Nelson v. State Compensation Insurance Fund [4/4/96] 1996 MTWCC 29 Although respondent moved to dismiss petition for failure to mediate, affidavit from claimant’s counsel indicated that two mediation conferences were held, but no mediation report issued where respondent had asked for additional medical information, which claimant cooperated in allowing respondent to obtain. Although section 39-71-2411(5), MCA (1995) and ARM 24.28.108(2), require that a mediation report issue within ten days, there are provisions for postponement, but not unilateral postponement. The parties are directed to contact the mediator and request that a report issue forthwith. They should provide any additional information they wish to provide to the mediator.
Liberty Mutual Fire Ins. Co. v. Blancher [2/9/96] 1996 MTWCC 15 Sua sponte, the WCC notes it has no jurisdiction over interim benefits matter under 1995 version of section 39-71-610, MCA, where mediation has not taken place. Subject matter jurisdiction cannot be waived nor conferred by consent of a party where there is no basis for jurisdiction under the law.
Davis v. Asarco, Inc. [1/8/96] 1996 MTWCC 4 Where petition was filed prior to completion of mediation process, but mediation process was complete (including issuance of mediation report and rejection by claimant) prior to filing deadline for particular WCC trial term, motion to dismiss petition for failure to mediate was denied. Except in cases of repeated abuse, the Court typically will not dismiss petitions for failure to mediate since dismissal would result in refiling and creation of additional paperwork for the Court. Where the mediation process is not completed prior to the filling deadline for a particular term, however, the Court will vacate the trial setting and reset trial for the next term.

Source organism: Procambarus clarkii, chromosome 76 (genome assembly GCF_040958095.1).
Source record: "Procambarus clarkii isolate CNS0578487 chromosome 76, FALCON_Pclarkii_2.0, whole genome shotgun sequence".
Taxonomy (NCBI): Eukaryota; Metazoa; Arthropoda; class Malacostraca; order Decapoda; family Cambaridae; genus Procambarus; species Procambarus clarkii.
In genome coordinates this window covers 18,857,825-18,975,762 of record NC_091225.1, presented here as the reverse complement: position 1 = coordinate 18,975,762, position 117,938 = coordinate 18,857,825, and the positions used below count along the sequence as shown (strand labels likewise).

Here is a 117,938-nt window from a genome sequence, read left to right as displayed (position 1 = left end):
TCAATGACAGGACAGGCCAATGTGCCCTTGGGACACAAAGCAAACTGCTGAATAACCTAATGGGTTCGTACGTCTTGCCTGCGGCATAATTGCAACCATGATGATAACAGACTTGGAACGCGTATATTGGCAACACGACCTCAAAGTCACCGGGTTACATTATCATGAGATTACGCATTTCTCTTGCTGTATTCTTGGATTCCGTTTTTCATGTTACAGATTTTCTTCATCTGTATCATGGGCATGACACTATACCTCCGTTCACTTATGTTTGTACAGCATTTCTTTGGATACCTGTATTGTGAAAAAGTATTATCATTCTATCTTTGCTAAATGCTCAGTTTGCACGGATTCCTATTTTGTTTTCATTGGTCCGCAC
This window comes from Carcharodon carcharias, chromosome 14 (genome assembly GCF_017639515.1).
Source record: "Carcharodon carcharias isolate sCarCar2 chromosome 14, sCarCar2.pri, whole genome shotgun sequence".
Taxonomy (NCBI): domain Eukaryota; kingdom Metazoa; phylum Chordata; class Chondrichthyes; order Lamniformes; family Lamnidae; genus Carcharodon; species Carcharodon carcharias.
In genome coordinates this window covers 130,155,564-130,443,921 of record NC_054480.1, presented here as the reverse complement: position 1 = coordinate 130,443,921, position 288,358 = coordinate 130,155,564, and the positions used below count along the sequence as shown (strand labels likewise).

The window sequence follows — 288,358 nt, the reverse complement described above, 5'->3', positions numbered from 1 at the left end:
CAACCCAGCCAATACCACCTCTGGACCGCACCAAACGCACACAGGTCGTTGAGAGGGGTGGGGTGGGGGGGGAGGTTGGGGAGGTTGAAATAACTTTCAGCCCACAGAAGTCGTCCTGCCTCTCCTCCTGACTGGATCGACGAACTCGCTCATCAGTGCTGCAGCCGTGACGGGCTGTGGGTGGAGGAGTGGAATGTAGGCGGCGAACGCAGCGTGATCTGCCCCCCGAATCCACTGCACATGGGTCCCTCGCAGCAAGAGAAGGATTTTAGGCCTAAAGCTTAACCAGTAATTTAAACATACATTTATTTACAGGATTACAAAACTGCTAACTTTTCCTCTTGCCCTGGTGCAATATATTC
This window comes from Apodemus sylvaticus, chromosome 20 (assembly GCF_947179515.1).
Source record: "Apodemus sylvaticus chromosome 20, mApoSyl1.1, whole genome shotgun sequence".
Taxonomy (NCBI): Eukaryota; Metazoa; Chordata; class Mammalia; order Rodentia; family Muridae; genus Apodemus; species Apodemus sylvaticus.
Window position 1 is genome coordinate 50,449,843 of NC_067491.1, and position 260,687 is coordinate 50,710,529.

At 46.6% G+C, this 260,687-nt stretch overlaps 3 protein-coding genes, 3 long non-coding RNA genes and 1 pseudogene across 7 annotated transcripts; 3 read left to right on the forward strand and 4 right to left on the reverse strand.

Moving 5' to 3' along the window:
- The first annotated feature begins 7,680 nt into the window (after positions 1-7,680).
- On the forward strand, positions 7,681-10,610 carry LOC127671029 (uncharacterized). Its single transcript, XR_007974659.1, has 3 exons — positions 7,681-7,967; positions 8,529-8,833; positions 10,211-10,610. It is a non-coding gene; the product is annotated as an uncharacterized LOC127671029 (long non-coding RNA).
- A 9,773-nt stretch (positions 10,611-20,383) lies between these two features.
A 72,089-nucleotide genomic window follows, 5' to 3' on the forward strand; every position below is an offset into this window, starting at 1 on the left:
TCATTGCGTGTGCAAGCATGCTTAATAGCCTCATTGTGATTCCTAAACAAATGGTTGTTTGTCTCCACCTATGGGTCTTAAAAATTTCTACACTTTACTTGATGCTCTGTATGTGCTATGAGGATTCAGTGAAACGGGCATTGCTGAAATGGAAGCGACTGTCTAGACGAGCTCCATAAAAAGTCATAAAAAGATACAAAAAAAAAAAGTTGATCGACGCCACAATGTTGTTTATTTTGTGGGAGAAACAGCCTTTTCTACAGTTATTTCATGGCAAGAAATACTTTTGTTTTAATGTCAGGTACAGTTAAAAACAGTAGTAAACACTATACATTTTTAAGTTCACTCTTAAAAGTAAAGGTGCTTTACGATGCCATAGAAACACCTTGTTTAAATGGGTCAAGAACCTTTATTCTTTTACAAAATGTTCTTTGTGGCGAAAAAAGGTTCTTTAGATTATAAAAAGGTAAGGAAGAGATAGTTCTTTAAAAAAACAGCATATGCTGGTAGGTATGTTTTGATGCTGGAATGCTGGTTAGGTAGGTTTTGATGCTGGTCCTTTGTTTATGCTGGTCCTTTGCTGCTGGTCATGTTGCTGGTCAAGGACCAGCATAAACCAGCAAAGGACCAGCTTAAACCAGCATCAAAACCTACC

Coakley v. ITT Hartford Ins. Co. and State Compensation Ins. Fund [10/31/95] 1995 MTWC 84 Workers' Compenation Court lacks jurisdiction to consider any issue not mediated. Where petitioner's mediation petitions do not request mediation regarding his choice of treating physician, and mediator's report states there has not been mediation of issue of change in physician, that issue is not properly before the Court and is dismissed.
McNeese v. State Compensation Ins. Fund/Dep't of Labor & Industry [10/03/95] 1995 MTWCC 74 Where the record indicates that no written mediation recommendation ever issued because claimant agreed to see a physician, but has since refused to see the physician, the mediator must now issue a recommendation and the Workers’ Compensation Court lacks jurisdiction until the mediation report issues.
Stoller v. State Compensation Ins. Fund [08/10/95] 1995 MTWCC 59 Section 39-71-2411(6), MCA (1995) requires that at least one party notify the mediator within 45 days of mailing of the mediation report whether the mediation recommendation is accepted or rejected.  Where neither party complies, and a petition is filed with the Workers' Compensation Court, the petition may be dismissed, or the trial date vacated, pending completion of the requirement.
Karstetter v. State Compensation Ins. Fund [03/03/95] 1995 MTWCC 16 Though section 39-71-2411(6), MCA (1993) requires the parties to notify the mediator of their acceptance or rejection of mediation recommendations within forty-five days, the statute does not impose a forty-five day waiting period for filing a petition in the Workers’ Compensation Court. The only prerequisite to filing a petition after mediation is that one of the parties reject the recommendation.
McCracken v. City of Great Falls [12/14/94] 1994 MTWCC 114 A dispute concerning the relatedness of claimant’s cervical condition to his injury is not subject to the procedures of section 39-71-711, MCA (1987), and is subject to statutory mediation requirements. Where mediation has not yet taken place, the Workers’ Compensation Court does not yet have jurisdiction over the cervical dispute.
Rykowsky v. State Compensation Ins. Fund [12/09/94] 1994 MTWCC 112 Under section 39-71-2411, MCA (1993), the Workers’ Compensation Court does not have jurisdiction until a mediator has issued the mediation report and at least one party does not accept the mediator’s recommendation. Counsel’s statement in the petition that mediation requirements were satisfied was at best misleading where in fact no mediation report had issued, leading to the Court’s order to show cause why sanctions should not be imposed upon him. While the Court understands counsel’s desire for speedy resolution of his client’s claim, the Workers’ Compensation Court rules and procedures allow application for emergency trial if a true exigency exists. The Court also typically cooperates with special settings. Those procedures should have been followed.